Daily consumption of citrus may reduce the risk of a range of cancers, especially pancreatic and prostate cancer, suggests a new study from Japan.
Eating citrus daily was associated with a 11 and 14 percent reduction in the incidence of all types of cancer for men and women, respectively, according to a study with 42,270 people living in North Eastern Japan.
Findings published in the International Journal of Cancer also indicate that co-consumption with one cup of green tea a day produced an enhanced protective effect.
“Because of the popularity of citrus and green tea among the Japanese people, these findings suggest that a possible joint effect between them may have implications for public health,” wrote the researchers, led by Wen-Qing Li from Tohoku University Graduate School of Medicine.
“However, we have no information on the difference between a second cup made from the same or another set of leaves, the same as most epidemiological surveys in Japan. In any event, the mechanism responsible for this joint effect needs to be clarified further.”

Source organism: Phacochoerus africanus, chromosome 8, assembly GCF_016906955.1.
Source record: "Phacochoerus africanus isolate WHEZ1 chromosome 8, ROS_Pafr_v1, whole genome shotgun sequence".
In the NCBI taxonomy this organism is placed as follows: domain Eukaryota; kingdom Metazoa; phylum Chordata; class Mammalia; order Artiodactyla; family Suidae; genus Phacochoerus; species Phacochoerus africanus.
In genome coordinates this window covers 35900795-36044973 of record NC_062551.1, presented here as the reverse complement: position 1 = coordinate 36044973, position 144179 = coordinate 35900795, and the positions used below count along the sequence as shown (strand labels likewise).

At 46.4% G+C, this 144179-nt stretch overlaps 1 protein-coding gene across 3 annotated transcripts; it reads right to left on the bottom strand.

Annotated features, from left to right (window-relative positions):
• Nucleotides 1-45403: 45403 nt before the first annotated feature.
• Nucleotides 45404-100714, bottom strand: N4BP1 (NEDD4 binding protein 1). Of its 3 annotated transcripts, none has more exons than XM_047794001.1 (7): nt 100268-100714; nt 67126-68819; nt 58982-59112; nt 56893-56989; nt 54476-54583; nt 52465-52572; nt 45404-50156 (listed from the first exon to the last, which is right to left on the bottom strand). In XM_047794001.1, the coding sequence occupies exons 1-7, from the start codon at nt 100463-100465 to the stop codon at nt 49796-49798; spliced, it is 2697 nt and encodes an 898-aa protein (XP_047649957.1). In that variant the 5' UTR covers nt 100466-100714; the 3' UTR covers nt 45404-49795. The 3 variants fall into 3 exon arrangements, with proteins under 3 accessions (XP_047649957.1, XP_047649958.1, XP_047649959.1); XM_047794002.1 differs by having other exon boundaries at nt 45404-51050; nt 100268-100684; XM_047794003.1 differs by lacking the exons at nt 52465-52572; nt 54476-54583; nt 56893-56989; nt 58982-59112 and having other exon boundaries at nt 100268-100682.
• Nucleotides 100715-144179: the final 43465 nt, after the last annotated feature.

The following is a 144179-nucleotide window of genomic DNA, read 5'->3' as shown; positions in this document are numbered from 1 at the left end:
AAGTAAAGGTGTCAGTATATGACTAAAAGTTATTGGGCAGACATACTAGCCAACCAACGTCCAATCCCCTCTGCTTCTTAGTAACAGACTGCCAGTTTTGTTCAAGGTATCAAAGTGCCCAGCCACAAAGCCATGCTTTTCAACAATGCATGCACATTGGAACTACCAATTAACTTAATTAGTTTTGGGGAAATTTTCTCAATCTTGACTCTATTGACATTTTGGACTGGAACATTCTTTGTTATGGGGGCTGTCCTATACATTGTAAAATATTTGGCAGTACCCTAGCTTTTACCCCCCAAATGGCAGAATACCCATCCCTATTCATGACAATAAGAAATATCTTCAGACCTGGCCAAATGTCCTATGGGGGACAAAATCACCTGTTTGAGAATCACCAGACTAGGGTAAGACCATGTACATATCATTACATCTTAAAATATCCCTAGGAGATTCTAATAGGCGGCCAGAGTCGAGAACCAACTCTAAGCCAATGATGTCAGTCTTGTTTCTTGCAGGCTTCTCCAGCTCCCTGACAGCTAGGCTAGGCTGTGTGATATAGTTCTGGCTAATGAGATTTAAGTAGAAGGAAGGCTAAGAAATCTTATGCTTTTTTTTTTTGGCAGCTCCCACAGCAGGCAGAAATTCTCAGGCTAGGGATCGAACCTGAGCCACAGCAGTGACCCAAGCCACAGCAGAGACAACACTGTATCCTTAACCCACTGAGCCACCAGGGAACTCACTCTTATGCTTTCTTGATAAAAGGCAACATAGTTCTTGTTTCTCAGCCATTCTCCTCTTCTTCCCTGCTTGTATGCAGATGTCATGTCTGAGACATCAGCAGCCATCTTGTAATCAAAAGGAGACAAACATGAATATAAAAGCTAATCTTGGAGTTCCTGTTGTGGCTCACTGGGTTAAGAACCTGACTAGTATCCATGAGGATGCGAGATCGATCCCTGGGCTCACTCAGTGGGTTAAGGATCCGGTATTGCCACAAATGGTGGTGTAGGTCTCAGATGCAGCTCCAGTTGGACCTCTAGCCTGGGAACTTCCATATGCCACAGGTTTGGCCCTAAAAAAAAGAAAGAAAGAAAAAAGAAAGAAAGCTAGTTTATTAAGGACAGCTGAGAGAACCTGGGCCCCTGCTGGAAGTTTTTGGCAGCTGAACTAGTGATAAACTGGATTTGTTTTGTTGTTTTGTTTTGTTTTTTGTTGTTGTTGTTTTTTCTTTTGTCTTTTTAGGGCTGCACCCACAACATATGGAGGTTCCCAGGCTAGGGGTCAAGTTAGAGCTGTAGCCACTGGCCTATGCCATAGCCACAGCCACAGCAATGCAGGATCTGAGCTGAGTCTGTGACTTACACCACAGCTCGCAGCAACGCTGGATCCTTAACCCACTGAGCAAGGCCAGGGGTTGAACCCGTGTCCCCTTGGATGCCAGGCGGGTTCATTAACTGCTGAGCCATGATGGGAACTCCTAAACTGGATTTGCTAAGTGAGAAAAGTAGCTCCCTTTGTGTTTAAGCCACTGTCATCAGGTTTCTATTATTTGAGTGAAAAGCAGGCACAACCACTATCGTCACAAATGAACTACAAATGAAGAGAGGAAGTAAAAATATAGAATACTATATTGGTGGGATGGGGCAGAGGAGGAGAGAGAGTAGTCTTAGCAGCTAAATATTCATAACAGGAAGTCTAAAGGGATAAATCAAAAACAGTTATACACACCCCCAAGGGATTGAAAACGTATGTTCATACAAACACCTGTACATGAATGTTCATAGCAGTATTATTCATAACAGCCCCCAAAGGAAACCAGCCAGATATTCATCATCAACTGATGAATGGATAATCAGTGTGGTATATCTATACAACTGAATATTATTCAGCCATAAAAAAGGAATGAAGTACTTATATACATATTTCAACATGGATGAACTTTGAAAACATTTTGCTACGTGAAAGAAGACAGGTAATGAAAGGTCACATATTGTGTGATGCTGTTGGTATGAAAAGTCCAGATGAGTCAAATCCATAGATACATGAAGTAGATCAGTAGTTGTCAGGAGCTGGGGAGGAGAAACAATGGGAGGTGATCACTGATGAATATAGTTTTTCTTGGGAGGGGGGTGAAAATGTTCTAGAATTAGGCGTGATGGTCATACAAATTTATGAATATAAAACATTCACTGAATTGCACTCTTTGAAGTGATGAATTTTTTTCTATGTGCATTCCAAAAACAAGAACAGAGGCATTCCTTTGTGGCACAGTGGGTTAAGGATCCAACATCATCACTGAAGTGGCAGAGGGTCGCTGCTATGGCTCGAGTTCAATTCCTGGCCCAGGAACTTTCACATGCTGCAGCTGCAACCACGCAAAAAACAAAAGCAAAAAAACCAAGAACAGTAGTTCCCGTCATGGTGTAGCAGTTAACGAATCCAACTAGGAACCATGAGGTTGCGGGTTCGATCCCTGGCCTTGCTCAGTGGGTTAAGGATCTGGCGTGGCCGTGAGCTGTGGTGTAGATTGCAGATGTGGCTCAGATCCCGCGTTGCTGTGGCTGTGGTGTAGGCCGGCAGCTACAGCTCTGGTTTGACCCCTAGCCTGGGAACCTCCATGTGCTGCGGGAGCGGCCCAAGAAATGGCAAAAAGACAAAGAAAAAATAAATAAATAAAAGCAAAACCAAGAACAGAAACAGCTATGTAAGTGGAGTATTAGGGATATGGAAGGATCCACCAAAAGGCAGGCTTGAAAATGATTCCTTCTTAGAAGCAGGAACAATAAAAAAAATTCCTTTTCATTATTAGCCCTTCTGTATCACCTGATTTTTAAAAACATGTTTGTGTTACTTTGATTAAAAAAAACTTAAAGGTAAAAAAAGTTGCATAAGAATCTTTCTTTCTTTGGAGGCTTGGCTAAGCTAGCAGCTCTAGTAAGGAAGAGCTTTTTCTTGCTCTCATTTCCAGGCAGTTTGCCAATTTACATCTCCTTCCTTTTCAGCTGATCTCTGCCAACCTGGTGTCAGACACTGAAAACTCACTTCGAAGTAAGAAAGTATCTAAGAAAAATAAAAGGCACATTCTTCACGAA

“Cancer represents a crisis for public health, with a global estimated 12.4 million incident cases and 7.6 million deaths from cancer overall in 2008,” state the Japanese researchers. Some “basic studies” have indicated the potential for citrus to reduce the risk of cancer, linked to the compounds in the fruit exhibiting antioxidant potential.
Despite such links, actual studies of citrus intakes and the incidence of cancer are not abundant.
The Japanese scientists analysed data from 42,470 people in the Ohsaki National Health Insurance Cohort and correlated the effect of citrus and green tea consumption on the overall incidence of cancer. The average age of participants was 59.
After nine years of follow-up, the researchers documented 3,398 cases of cancer. Citrus consumption was divided into five groups: ‘never’; ‘occasionally’; ‘1 to 2 times per week’; ‘3 to 4 times per week’; and ‘daily’.
The results showed that daily consumption was correlated with significant reductions in the risk of all cancer, and especially for prostate and pancreatic cancer. In these cases, the risk reduction was calculated to be 37 and 38 percent, respectively, for daily citrus intakes.
Furthermore, people who drank one cup of green tea a day the reduction in the risk of overall cancer was 17 percent, said the researchers.
“These findings suggest that citrus consumption is associated with reduced all-cancer incidence, especially for subjects having simultaneously high green tea consumption,” wrote the scientists. “Further work on the specific citrus constituents is warranted, and clinical trials are ultimately necessary to confirm the protective effect.”